Joseph Russell

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Joseph Russell was a master shipbuilder and owner of Beaubears Island, which was located in the middle of the Miramichi River in New Brunswick, Canada.

He bought the island in 1838 and expanded the island’s shipyard's capability. Five ships could be constructed simultaneously. The shipbuilding site occupies the eastern end of the island and is a national historic site.

Russell and his family were converted to The Church of Jesus Christ of Latter-day Saints in 1841.

One of his ships, Zion’s Hope, was offered to the British Mission to help bring emigrating Saints from England. He sailed with it on its maiden voyage to Liverpool to offer it to carry emigrants to California on their way to Utah Territory. However, when the British church members were unwilling to operate the ship and to finance its voyage, the offer lapsed.[1]

Russell was born on August 17, 1786, in Clackmannan, Clackmannanshire, Scotland. He joined the Royal Navy at age 12.[2] He married Ann Agnes Hunter at Chatham, New Brunswick, in 1819. By 1826 he was the owner of several buildings in Chatham, one of which was the King’s Arms, a hotel he also operated. As the focal point in the community, this inn was the site of a dance school, the sheriff’s tax sales, and meetings of the fire company, the chamber of commerce, and the agricultural society.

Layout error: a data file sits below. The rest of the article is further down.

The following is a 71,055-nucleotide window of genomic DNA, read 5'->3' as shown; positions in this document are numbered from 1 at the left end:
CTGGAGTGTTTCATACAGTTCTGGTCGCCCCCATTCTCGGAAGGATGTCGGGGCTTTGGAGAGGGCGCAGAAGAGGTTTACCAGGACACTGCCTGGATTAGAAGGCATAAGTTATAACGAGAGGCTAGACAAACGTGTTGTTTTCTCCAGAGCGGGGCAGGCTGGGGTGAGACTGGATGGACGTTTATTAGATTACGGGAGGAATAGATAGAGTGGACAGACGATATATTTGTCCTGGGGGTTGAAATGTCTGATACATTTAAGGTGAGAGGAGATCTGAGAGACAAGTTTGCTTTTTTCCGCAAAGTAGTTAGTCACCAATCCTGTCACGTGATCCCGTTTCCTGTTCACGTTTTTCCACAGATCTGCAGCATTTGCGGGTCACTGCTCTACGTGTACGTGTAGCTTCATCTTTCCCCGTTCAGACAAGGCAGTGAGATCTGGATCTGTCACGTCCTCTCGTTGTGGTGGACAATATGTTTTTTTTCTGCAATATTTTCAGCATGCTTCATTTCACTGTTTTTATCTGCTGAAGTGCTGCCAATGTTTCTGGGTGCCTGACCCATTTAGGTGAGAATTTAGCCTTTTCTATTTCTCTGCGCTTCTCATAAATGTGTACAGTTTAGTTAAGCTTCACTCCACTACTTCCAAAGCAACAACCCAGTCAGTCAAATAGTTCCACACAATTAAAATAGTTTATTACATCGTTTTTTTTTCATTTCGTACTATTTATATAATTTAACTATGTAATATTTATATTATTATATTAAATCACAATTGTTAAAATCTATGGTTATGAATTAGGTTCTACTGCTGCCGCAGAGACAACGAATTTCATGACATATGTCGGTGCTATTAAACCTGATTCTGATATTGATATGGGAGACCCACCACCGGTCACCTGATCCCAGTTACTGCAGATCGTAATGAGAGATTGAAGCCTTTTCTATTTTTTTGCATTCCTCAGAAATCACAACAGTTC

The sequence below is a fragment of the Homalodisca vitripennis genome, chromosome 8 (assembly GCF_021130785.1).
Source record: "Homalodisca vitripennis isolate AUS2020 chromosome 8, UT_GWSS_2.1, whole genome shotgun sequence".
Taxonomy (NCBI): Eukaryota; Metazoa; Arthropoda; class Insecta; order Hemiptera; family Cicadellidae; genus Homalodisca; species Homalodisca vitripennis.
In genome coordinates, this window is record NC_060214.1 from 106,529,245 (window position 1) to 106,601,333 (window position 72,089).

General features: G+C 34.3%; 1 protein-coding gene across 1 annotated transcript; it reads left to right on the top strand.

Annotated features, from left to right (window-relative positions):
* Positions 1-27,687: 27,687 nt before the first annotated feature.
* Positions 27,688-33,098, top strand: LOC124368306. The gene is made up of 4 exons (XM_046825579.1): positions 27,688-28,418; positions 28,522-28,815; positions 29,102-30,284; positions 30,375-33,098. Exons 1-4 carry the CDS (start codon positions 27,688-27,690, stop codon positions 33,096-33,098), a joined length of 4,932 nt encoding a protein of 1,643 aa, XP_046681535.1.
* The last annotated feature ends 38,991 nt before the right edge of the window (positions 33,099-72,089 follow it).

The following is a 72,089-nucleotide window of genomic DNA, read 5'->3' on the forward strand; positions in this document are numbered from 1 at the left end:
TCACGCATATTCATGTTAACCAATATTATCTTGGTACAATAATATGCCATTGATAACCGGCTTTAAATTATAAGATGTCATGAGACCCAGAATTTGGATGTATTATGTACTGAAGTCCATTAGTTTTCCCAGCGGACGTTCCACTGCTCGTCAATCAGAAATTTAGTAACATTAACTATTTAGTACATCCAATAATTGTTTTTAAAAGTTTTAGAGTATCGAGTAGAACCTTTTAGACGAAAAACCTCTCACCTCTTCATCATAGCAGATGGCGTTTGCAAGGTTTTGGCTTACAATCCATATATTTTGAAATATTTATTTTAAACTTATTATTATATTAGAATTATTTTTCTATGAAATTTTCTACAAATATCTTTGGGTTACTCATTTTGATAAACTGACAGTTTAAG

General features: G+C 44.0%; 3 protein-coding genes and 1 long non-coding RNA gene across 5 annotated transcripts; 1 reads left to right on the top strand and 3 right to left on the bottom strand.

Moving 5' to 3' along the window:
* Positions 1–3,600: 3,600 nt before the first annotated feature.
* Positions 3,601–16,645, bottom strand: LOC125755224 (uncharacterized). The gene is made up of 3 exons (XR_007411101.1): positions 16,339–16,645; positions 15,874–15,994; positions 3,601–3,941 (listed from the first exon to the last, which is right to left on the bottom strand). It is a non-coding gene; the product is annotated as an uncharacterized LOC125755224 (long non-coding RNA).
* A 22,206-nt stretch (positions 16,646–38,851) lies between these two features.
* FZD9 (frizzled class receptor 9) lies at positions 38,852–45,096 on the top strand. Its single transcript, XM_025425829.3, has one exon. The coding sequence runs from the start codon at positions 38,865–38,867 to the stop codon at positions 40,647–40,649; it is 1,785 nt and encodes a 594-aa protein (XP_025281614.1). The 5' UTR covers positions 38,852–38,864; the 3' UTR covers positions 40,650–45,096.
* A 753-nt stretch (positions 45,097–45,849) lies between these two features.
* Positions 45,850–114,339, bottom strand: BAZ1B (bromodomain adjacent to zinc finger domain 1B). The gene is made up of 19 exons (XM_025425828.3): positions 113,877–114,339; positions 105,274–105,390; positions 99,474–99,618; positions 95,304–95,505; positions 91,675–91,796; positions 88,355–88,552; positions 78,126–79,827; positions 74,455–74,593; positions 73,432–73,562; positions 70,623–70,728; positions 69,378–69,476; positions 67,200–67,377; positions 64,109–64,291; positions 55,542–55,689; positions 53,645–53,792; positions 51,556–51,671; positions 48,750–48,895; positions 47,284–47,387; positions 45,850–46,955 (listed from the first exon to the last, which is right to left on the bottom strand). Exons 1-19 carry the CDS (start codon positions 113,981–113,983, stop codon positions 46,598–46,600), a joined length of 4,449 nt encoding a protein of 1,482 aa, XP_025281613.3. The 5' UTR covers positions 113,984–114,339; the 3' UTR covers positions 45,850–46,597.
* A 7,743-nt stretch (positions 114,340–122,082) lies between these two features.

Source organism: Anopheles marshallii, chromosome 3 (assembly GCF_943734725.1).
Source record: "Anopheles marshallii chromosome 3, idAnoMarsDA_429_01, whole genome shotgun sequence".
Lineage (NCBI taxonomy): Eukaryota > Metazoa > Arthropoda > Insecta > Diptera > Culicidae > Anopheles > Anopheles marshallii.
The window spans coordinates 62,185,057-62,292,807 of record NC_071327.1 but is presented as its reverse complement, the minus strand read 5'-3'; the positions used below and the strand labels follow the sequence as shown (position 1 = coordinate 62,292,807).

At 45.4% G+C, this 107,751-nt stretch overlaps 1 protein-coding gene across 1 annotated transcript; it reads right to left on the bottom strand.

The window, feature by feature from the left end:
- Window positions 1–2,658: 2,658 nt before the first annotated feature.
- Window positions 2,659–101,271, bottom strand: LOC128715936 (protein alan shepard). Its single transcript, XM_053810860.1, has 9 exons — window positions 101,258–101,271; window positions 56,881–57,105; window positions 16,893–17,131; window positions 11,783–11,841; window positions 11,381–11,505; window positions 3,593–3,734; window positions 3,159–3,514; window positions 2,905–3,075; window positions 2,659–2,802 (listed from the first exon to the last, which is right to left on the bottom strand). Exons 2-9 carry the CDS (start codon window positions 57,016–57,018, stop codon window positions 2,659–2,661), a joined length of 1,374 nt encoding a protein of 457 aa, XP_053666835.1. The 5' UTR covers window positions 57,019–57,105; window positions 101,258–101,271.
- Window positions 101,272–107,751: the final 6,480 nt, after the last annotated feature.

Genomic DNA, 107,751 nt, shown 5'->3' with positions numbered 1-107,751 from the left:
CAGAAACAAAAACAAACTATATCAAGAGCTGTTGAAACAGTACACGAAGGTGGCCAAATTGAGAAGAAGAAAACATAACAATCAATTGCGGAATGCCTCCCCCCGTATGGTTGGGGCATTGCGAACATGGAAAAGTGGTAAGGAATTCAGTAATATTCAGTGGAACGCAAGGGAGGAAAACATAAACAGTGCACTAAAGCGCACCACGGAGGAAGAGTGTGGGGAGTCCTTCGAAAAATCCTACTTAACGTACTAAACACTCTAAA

In 1827, he began building ships after fire destroyed his hotel and two other buildings on January 19, 1831. In 1839 he moved his business to Beaubears Island.

He was a member of the grand jury and overseer of the poor in Chatham in 1832. Although he never held elected office, he was involved in some minor political efforts and held appointed positions.

After the family’s baptism, they continued to be active in social and religious activities. However, in the winter of 1847–48, while trying to address an indoor meeting of Latter-day Saints in Chatham, “he was harassed by a crowd. He attempted to reason with them but, despite his former association with the town, his civic involvement, and his age, he was physically beaten so that he had to stop preaching.”[3]

Beaubears Island

After he established his business on Beaubears Island, he was overseer of the poor for Nelson Parish from 1840 to 1842 and was again a member of the grand jury in 1844 and in 1846. He also presided over a small branch of the Church on Beaubears Island.

Russell sold his business and the island in 1850. He had built 29 reputable ships, and had amassed $70,000 by the time he retired in 1850.

He emigrated to Utah in 1853. In Utah Territory, he helped finance the Deseret Manufacturing Company, which was established for the production of beet sugar; however, the company was not successful.

He died in Utah on March 10, 1855. He and his wife had four sons and five daughters, seven of whom were buried on Beaubears Island after their deaths.[4]

A panel telling of Joseph Russell’s dedication and contributions was unveiled on October 15, 2005, a joint project supported by Parks Canada, Friends of Beaubears Island, the local Latter-day Saint New Brunswick stake, and the Ensign Peak Foundation.

External Sources